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Re: file options
Mike Sperber wrote:
> Sebastian Egner <sebastian.egner@xxxxxxxxxxx> writes:
> >> - The procedures for opening files for output now accept
> >> file-options argument.
> > Sorry to keep bothing you with that, but I noticed two potential
> > with the
> > way this was solved in the SRFI:
> > 1. File options do not have to have an external representation.
> Right. Why do they need one?
> > Can I retrieve the file-options used for
opening a particular
> > reader/writer/... from the reader/writer/... object?
> No, the file options are specific to files. Can you argue why
> would be important? (For example, C API doesn't have this ability
> either, as far as I can tell.)
Both issues (external repr. and retrieving
the file-options from a file) are related to
the same thing, so I discuss them together.
In the Mathematica programming language
you can open a file for adding stuff
using the OpenAppend operation. This
operation has a number of options,
with defaults, each of which can be
overwritten using Mathematica rules. In
Mathematica, that is the mechanism to
pass options---it works very well;
a lot to type, but I never made a mistake
and the defaults work well.
The options of OpenAppend are described
As you see, the options convey information
that is being used to format
the output sent to the file. Other options
would be more related to the operating
system, i.e. file permissions, but these
are not part of Mathematica.
Now I have the feeling (it's not much
more than that right now) that the day
may come where the options should be
externalized and internalized again.
As a hypothetical example, think of
a SRFI defining the following thing for
which connects via some RPC-based middleware
thingy to /server/ and
then executes /thunk/. The idea is that
all I/O commands, including opening
files, are executed on the server. This
will be great if (and only if) the I/O API
can be used without knowing what it
is, i.e. if the client and the server can
run different operating systems, Schemes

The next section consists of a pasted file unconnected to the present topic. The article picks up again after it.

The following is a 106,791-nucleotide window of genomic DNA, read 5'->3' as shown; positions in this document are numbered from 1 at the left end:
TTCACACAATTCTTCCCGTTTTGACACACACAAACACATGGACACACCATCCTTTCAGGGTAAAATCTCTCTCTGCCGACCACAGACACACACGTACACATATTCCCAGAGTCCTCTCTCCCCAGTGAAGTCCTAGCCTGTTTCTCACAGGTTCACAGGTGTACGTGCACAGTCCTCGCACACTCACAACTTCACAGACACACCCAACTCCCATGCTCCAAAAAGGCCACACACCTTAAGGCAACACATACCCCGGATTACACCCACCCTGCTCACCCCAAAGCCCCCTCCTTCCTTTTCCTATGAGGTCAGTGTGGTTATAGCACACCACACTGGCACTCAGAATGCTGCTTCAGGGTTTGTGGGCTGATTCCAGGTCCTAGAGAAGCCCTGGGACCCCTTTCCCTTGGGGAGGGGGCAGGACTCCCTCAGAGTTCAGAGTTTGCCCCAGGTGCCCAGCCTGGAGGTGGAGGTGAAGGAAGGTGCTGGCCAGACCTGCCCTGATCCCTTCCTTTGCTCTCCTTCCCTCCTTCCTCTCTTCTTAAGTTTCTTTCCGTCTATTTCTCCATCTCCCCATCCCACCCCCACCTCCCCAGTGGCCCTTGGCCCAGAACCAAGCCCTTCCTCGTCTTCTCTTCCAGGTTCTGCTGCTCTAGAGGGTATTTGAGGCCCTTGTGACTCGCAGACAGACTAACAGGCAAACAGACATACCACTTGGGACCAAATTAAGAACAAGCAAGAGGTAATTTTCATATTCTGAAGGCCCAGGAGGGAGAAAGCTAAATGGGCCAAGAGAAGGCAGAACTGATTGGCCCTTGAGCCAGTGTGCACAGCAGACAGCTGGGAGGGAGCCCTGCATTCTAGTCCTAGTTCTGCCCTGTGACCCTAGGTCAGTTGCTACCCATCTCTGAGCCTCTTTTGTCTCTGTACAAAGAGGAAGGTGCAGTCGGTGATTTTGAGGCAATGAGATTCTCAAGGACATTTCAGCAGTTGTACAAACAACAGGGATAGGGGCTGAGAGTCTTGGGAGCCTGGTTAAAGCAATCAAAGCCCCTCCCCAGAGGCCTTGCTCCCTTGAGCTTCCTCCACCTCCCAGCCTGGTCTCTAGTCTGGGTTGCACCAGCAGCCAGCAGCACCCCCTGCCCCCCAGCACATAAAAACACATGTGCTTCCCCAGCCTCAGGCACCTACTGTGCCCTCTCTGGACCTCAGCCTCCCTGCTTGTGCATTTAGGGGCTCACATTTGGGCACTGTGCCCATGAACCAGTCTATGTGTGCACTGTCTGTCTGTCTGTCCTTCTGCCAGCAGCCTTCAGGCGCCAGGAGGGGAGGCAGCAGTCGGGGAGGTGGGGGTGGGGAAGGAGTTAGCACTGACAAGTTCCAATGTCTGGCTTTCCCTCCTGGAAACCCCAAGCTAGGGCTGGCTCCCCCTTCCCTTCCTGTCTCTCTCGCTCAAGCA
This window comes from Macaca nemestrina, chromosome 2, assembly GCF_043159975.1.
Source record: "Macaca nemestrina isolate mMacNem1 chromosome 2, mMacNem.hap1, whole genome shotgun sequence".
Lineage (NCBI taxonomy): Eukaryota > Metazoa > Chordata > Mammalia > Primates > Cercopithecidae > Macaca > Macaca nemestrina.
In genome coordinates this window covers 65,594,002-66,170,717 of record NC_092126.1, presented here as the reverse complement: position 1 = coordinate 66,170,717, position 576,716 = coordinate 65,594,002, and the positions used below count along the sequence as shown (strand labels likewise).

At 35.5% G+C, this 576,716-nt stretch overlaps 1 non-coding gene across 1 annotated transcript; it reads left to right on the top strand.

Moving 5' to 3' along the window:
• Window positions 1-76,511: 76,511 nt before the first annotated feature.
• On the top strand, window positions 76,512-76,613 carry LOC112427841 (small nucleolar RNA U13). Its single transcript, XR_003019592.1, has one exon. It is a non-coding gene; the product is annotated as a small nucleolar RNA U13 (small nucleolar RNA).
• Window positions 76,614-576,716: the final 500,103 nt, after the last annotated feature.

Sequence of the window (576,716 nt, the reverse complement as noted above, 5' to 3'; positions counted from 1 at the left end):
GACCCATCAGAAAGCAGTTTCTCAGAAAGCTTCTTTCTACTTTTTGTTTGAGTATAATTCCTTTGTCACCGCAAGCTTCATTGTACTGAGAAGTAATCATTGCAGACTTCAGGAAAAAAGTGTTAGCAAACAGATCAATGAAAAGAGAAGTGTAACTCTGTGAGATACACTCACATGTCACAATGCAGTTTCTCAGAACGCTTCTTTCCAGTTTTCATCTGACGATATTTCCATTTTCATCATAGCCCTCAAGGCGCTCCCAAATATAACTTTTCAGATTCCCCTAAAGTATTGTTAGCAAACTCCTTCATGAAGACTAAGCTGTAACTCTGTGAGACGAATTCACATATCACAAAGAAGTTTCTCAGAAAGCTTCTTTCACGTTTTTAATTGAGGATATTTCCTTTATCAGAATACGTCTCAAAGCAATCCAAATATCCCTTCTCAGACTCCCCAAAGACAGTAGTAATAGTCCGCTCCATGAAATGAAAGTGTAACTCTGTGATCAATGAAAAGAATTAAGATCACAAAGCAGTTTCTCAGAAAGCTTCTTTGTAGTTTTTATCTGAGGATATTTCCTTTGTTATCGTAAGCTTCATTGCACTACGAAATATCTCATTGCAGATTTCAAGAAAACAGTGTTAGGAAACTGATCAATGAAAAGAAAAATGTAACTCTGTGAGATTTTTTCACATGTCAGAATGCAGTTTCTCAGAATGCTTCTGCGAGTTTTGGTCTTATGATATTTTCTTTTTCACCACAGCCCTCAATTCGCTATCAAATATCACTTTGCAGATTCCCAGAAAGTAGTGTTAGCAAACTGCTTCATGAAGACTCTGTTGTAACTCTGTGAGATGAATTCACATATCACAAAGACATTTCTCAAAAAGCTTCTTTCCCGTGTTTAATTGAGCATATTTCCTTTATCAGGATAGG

systems etc. but still know enough
about each other to do meaningful things.
In practice this will only be possible
if a number of things fit together:
1. The entire negotiation between language
and OS can be represented
in a data structure.
2. The data structure can be sent losslessly
through a WRITE/READ channel.
3. The default behavior makes sense
in all cases that do not require special
treatment anyhow (e.g. if you need a
pipe, you better have an OS that has them).
4. There is a way to reconstruct the
negotiation later from the object itself,
i.e. you can get the options back from
The last point might not really be essential,
but I have seen great programs
to find out if a file descriptor in
C is connected to file or a ptty because in one
case you might to do this, while in
the other you might do that. Of course, this
information could be passed from the
guy who made the file descriptor to
the guy who uses it on a side-channel,
but in UNIX that is not what happens;
you poke around with fcntl/ioctls until
you can guess it.
What I have sketched here is an extremely
strong form of portability,
and I am not sure the world is ready
for that. I am also not sure the plan
can really be executed. Also, I admit
that it has no precedent in the civilized
world---you should be happy if the language
gives you a reasonable way
of opening a file /locally/, like Ruby,
Python, ... (missing something?)
> > Apart from that I noticed that the /file-options/ argument is
> > mandatory. Is that really the intention? Shouldn't it be optional,
> > with the obligation for the implementation to provide a reasonable
> > default behavior?
> The problem is that there's no obvious reasonable default, evidenced
> by the fact that different Scheme implementations use different
> defaults for OPEN-OUTPUT-FILE.
So that's what DEFAULT-FILE-OPTIONS
could be for.